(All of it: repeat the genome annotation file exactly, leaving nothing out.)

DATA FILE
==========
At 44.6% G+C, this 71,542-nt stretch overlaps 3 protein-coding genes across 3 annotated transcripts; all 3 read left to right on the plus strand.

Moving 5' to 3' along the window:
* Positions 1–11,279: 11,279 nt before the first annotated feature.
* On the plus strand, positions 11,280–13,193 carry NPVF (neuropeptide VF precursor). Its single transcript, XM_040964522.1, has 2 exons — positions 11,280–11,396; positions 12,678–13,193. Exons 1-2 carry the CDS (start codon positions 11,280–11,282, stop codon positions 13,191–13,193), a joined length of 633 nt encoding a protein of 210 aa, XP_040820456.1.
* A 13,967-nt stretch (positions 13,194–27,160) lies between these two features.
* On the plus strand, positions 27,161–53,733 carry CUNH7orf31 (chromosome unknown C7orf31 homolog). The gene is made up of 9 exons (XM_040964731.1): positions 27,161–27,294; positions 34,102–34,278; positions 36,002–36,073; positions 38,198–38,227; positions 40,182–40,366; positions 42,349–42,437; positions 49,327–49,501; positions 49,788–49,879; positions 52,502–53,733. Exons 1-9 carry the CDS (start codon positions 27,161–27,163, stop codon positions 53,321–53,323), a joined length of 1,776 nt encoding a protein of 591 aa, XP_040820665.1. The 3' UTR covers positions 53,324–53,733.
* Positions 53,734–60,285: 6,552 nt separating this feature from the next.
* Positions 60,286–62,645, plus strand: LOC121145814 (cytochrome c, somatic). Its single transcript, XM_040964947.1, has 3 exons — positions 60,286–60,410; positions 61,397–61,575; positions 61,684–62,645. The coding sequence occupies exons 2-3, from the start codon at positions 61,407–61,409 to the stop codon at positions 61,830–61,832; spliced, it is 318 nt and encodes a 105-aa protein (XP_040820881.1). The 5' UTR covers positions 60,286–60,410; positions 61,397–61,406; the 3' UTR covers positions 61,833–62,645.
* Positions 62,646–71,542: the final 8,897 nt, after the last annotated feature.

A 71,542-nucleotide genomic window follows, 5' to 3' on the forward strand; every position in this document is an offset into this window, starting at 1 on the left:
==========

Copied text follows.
At 44.6% G+C, this 71,542-nt stretch overlaps 3 protein-coding genes across 3 annotated transcripts; all 3 read left to right on the plus strand.

Moving 5' to 3' along the window:
* Positions 1–11,279: 11,279 nt before the first annotated feature.
* On the plus strand, positions 11,280–13,193 carry NPVF (neuropeptide VF precursor). Its single transcript, XM_040964522.1, has 2 exons — positions 11,280–11,396; positions 12,678–13,193. Exons 1-2 carry the CDS (start codon positions 11,280–11,282, stop codon positions 13,191–13,193), a joined length of 633 nt encoding a protein of 210 aa, XP_040820456.1.
* A 13,967-nt stretch (positions 13,194–27,160) lies between these two features.
* On the plus strand, positions 27,161–53,733 carry CUNH7orf31 (chromosome unknown C7orf31 homolog). The gene is made up of 9 exons (XM_040964731.1): positions 27,161–27,294; positions 34,102–34,278; positions 36,002–36,073; positions 38,198–38,227; positions 40,182–40,366; positions 42,349–42,437; positions 49,327–49,501; positions 49,788–49,879; positions 52,502–53,733. Exons 1-9 carry the CDS (start codon positions 27,161–27,163, stop codon positions 53,321–53,323), a joined length of 1,776 nt encoding a protein of 591 aa, XP_040820665.1. The 3' UTR covers positions 53,324–53,733.
* Positions 53,734–60,285: 6,552 nt separating this feature from the next.
* Positions 60,286–62,645, plus strand: LOC121145814 (cytochrome c, somatic). Its single transcript, XM_040964947.1, has 3 exons — positions 60,286–60,410; positions 61,397–61,575; positions 61,684–62,645. The coding sequence occupies exons 2-3, from the start codon at positions 61,407–61,409 to the stop codon at positions 61,830–61,832; spliced, it is 318 nt and encodes a 105-aa protein (XP_040820881.1). The 5' UTR covers positions 60,286–60,410; positions 61,397–61,406; the 3' UTR covers positions 61,833–62,645.
* Positions 62,646–71,542: the final 8,897 nt, after the last annotated feature.

A 71,542-nucleotide genomic window follows, 5' to 3' on the forward strand; every position in this document is an offset into this window, starting at 1 on the left: